I was moved by Ruth Goode’s experience practicing Reiki on a severely disabled teenager, and asked her permission to share her email with you.
I practiced Reiki on my cousin’s grandson recently. He’s 15 and severely handicapped.
He doesn’t communicate except with noises. Although he can hear and has some sight, his eyes can’t really focus that well. He suffers involuntary movement of his limbs.
Two years ago, he fell out of his wheelchair and got a lump on the side of his knee. That was the first time I practiced Reiki on him. He was in bed, and while my hands were on his injury, he slowly turned his head — a big feat for him — and looked me right in the eye. It was a powerful moment for me.
Recently when I visited, he was in the hospital with a very bad cold.
I placed my hands on the front and back of his chest while he sat in his wheelchair. Due to cerebral palsy, he can’t hold his head up and needs to be strapped in his wheelchair.
Before I placed my hands, I asked him if it was okay and then told him what I’d be doing.
Soon as I placed my hands on him, he tried to lift his head, got a great big smile on his face and attempted to hold my arm settling, though, on resting his hand on my thigh.
While my hands were on him, I wasn’t talking except for a few words. I’d say, “Does this feel good?” knowing he couldn’t answer. I just felt I should say something.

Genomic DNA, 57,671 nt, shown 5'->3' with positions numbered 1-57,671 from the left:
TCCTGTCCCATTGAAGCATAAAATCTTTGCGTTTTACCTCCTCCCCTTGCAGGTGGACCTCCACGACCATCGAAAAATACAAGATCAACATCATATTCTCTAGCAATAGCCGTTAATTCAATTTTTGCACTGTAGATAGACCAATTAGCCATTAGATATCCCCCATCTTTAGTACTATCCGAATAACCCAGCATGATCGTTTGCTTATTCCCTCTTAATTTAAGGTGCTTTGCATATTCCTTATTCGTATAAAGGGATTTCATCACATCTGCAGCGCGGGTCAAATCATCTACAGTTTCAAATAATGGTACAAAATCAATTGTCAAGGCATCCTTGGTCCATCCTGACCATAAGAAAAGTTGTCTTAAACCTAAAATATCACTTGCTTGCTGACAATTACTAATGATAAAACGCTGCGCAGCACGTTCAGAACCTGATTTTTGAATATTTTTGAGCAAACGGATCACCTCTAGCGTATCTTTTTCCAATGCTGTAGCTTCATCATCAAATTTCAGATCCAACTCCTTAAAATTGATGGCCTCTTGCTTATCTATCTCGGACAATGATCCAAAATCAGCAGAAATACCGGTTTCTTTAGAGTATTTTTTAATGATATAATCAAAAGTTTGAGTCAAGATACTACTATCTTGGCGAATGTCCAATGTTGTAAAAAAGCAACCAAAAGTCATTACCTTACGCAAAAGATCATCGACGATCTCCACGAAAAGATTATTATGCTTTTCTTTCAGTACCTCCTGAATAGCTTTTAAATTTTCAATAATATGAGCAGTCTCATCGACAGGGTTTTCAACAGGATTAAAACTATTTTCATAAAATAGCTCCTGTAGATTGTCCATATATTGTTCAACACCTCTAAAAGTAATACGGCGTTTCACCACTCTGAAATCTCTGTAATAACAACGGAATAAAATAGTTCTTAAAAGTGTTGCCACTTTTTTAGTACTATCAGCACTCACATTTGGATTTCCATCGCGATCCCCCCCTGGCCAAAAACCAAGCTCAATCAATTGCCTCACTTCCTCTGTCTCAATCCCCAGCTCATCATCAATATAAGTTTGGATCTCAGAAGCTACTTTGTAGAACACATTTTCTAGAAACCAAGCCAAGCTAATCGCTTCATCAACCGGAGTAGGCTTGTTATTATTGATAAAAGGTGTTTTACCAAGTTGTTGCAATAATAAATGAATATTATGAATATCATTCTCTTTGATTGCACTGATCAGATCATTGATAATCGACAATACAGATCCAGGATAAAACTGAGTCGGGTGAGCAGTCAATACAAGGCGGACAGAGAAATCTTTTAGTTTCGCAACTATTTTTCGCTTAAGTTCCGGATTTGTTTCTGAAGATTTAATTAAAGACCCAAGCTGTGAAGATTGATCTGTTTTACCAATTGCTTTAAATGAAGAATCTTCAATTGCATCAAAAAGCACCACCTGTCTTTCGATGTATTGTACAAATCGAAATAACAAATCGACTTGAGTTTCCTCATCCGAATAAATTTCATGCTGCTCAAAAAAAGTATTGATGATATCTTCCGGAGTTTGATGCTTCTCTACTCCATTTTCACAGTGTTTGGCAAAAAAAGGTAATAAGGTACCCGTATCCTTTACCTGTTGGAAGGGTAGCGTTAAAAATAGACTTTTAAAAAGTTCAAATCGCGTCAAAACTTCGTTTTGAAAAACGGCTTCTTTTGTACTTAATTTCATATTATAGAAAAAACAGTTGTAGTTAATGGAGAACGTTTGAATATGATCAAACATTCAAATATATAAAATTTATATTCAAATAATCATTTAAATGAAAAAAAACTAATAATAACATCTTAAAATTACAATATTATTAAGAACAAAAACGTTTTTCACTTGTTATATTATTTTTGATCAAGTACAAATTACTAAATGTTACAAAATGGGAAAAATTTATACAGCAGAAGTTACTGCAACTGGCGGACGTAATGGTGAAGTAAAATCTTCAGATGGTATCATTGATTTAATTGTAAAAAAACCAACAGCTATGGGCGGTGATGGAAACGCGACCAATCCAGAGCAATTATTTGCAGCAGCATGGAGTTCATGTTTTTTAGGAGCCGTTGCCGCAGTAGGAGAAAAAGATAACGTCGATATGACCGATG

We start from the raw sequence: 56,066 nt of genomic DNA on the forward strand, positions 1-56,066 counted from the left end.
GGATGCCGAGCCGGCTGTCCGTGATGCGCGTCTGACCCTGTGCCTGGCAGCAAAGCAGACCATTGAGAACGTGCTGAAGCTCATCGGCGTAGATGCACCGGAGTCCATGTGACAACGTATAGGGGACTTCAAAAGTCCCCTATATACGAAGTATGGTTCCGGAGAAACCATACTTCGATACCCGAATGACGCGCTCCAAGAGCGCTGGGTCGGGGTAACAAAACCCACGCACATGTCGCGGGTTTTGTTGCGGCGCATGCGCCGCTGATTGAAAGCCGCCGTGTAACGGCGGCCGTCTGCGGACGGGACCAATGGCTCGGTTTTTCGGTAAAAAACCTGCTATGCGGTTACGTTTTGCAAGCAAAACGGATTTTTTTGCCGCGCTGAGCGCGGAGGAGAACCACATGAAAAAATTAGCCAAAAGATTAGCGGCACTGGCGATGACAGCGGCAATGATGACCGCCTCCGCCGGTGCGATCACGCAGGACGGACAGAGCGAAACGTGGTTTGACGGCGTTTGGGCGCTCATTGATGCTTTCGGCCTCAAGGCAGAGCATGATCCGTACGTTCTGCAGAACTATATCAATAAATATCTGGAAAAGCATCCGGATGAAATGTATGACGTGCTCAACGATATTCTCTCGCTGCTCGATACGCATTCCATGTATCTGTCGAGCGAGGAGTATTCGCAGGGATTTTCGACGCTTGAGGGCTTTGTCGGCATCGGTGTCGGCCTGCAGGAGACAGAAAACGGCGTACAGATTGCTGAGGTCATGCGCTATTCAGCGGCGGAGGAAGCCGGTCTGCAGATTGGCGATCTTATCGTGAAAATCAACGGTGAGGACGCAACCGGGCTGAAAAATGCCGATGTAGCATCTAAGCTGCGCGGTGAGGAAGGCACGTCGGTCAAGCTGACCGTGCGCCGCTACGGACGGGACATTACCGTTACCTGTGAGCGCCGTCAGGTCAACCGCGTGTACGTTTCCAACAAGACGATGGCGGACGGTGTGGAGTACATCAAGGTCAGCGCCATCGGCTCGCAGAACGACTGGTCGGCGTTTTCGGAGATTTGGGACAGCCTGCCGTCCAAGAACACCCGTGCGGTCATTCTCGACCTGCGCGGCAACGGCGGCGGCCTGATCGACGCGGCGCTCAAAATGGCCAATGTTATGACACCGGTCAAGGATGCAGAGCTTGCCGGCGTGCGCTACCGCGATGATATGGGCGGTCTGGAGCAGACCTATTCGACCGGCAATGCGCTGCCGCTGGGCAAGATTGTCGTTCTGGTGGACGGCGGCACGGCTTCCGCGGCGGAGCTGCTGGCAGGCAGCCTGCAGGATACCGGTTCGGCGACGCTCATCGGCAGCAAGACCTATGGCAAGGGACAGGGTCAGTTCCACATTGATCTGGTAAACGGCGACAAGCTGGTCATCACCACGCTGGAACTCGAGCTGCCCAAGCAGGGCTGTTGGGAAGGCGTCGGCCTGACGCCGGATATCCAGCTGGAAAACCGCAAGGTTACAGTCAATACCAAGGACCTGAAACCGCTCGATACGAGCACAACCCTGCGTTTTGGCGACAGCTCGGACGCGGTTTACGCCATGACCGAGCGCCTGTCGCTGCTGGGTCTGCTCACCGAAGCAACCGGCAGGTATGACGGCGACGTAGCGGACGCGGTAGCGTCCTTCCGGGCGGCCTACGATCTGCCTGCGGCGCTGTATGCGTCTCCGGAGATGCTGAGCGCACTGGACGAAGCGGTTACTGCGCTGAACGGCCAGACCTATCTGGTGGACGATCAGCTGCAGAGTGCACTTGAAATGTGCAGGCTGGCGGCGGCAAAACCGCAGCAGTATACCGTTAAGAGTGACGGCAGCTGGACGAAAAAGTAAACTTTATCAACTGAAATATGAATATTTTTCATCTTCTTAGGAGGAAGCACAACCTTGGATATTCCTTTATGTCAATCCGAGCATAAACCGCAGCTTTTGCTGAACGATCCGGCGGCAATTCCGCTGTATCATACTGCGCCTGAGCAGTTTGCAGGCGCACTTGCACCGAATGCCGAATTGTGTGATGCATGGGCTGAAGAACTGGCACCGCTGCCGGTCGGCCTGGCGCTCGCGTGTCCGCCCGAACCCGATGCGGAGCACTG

Usually when I practice on someone, we are talking a bit about what Reiki practice is, how that person is feeling, things like that.
But this time, that wasn’t possible because he doesn’t talk.
This was the first time I didn’t really chat with the person I was practicing Reiki on.
Without talking, I was able to be fully present with my practice and with him, and noticed more than I have in the past. I could feel a more intense feeling, as if I could feel the congestion in his chest subsiding, and he got more relaxed.
The I practiced Reiki again on him later that day. He was in the bed and fell asleep within about 15 minutes.
It was a new experience for me to practice Reiki on a non-verbal person.
While I was practicing Reiki in the hospital, the floor doctor came in with a resident and I briefly told him what I was doing. He did a little exam and said his lungs and throat congestion seemed to be lessened. The doctor also said he’s up for anything that works for people and put his stamp of approval on my actions.
His mother was there (I wanted to make sure she’d be in the room) and she did say he was enjoying it as she can tell his moods and movements. I practiced Reiki on her back, too! I encouraged her to learn to practice and got a good recommendation for a teacher near them, but it’s hard for her to find a few days to devote to the training.
I was grateful I could help a bit, and I learned so much from the experience.